Aerobic fitness levels, task repetition, distance and weight
A 90% consensus was agreed that firefighters should reach this fitness level prior to returning to operational duties (Fig. 2).
Consensus could not be reached for the number of repetitions required for ladder lift, ladder climb with leg lock, lifting a light portable pump, putting on and removing a breathing apparatus set (Fig. 3). Consensus could not be reached for the distance required when carrying a ladder, a light portable pump, a hose and a simulated casualty (Fig. 4). Consensus could not be reached for the distance required to crawl in an enclosed space (Fig. 4). Consensus could not be reach for the weight of the simulated casualty (Fig. 5).
Survey results—task order of importance
The results were varied and a consensus could not be made as no task rank reached > 70% agreement (Table 2). Therefore, the task related order of importance was carried forward onto round 2, the online consensus meeting for further discussion.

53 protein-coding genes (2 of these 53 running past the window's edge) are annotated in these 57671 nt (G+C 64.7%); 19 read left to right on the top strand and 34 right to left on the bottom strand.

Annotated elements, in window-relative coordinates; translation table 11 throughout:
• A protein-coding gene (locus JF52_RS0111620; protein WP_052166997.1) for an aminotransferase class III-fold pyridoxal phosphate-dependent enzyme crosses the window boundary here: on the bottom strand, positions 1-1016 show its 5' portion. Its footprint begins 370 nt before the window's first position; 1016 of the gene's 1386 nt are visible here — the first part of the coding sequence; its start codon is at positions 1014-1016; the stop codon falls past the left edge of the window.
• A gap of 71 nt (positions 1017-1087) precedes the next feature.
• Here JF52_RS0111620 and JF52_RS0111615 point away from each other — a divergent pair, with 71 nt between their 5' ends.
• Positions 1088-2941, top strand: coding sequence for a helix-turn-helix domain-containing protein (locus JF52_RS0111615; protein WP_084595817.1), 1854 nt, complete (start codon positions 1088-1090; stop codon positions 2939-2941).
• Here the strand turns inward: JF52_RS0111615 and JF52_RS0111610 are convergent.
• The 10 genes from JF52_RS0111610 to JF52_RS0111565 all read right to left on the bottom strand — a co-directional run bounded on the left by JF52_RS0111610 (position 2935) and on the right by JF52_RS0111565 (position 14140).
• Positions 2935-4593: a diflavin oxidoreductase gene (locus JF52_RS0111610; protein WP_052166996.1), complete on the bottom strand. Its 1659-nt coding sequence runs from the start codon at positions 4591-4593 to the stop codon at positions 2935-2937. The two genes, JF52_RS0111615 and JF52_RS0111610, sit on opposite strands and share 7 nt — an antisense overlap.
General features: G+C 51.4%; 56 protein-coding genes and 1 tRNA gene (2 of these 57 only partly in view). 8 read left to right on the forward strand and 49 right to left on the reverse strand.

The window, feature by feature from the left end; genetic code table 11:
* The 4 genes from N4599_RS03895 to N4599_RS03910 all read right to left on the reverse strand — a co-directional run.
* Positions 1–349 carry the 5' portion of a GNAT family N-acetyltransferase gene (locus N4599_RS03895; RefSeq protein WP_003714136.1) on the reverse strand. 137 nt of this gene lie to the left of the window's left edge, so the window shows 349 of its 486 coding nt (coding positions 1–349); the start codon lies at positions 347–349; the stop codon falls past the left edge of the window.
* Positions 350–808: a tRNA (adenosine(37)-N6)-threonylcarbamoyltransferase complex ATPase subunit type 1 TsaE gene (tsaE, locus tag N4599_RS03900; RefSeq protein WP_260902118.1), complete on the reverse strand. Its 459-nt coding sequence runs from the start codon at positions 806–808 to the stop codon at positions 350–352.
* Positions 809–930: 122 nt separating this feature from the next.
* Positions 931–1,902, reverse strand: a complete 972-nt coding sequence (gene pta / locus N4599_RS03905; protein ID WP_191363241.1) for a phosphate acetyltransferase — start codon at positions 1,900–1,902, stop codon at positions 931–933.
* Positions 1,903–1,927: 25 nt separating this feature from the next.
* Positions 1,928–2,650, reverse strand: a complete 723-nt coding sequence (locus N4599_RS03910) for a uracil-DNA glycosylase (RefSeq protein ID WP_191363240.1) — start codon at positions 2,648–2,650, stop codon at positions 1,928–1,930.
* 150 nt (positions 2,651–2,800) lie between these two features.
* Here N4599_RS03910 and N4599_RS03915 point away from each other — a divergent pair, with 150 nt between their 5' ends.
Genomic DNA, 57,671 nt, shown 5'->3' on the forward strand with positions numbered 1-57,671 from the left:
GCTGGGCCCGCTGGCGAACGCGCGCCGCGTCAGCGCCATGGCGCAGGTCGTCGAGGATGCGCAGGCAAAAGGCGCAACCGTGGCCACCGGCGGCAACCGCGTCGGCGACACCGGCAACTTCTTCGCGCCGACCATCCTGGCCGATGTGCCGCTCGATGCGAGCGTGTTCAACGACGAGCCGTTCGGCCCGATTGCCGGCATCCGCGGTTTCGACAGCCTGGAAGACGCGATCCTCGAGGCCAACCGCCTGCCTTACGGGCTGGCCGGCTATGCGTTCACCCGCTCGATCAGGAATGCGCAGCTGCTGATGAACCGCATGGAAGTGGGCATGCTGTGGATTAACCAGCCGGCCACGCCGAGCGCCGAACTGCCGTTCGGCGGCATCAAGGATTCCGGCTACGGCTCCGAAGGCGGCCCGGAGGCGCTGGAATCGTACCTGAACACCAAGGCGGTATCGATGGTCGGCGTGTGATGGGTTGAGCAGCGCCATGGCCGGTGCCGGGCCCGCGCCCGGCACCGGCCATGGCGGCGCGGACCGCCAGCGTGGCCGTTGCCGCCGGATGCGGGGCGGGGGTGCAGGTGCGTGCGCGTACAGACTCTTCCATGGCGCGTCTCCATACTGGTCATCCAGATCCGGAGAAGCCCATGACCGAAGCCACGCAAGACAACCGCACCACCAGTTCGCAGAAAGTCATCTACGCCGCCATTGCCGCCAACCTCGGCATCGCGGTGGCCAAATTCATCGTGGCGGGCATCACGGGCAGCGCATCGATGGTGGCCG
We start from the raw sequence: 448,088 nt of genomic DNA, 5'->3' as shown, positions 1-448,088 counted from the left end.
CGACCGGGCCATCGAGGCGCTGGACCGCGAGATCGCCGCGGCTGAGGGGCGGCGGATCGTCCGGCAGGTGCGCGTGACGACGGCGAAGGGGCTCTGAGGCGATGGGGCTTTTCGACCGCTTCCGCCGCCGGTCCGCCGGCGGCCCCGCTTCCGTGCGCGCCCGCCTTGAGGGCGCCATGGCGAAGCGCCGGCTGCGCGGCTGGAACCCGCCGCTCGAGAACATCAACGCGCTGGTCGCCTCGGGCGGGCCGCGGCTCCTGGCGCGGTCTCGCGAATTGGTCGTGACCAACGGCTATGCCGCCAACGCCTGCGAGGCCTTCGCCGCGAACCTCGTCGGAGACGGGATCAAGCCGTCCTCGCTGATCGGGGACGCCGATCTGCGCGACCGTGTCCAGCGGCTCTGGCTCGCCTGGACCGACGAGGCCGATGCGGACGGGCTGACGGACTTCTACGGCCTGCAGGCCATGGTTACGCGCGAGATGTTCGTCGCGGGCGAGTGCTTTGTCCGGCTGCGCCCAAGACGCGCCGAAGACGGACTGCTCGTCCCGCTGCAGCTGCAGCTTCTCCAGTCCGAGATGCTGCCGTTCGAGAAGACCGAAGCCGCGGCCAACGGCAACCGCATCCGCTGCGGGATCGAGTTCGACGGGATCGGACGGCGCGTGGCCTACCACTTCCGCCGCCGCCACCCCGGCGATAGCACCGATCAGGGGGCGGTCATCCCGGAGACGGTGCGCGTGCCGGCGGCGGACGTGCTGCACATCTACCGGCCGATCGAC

Round two—online consensus meeting
Fourteen participants (58% retention rate) took part in the online consensus meeting. The duration of the meeting lasted 2 h. Twelve items were brought forward from round one to be discussed further in this meeting. Of these, a consensus (> 70% agreement) was reached on nine items with three items failing to reach a consensus.
Online consensus meeting—task repetition, distance and weight
Consensus was reached on three out of the five tasks relating to total number of repetitions. Ladder climb and leg lock was agreed to be performed once, a light portable pump lift was agreed to be performed twice and a hose run was agreed to be performed twice. Consensus was not gained for ladder lift and putting on and removing a breathing apparatus set (Fig. 6). Consensus was reached for all five tasks relating to total distance. The distance of the ladder carry, hose carry and the light portable pump carry had an agreed consensus of 50 m. The casualty evacuation distance had a consensus agreement at 25 m and the enclosed space crawl was agreed at 20 m (Fig. 7). The weight of the casualty to be used in a simulated evacuation was the only task related to weight. A consensus was agreed that the weight should be 55 kg (Fig. 8).
Online consensus meeting—task order of importance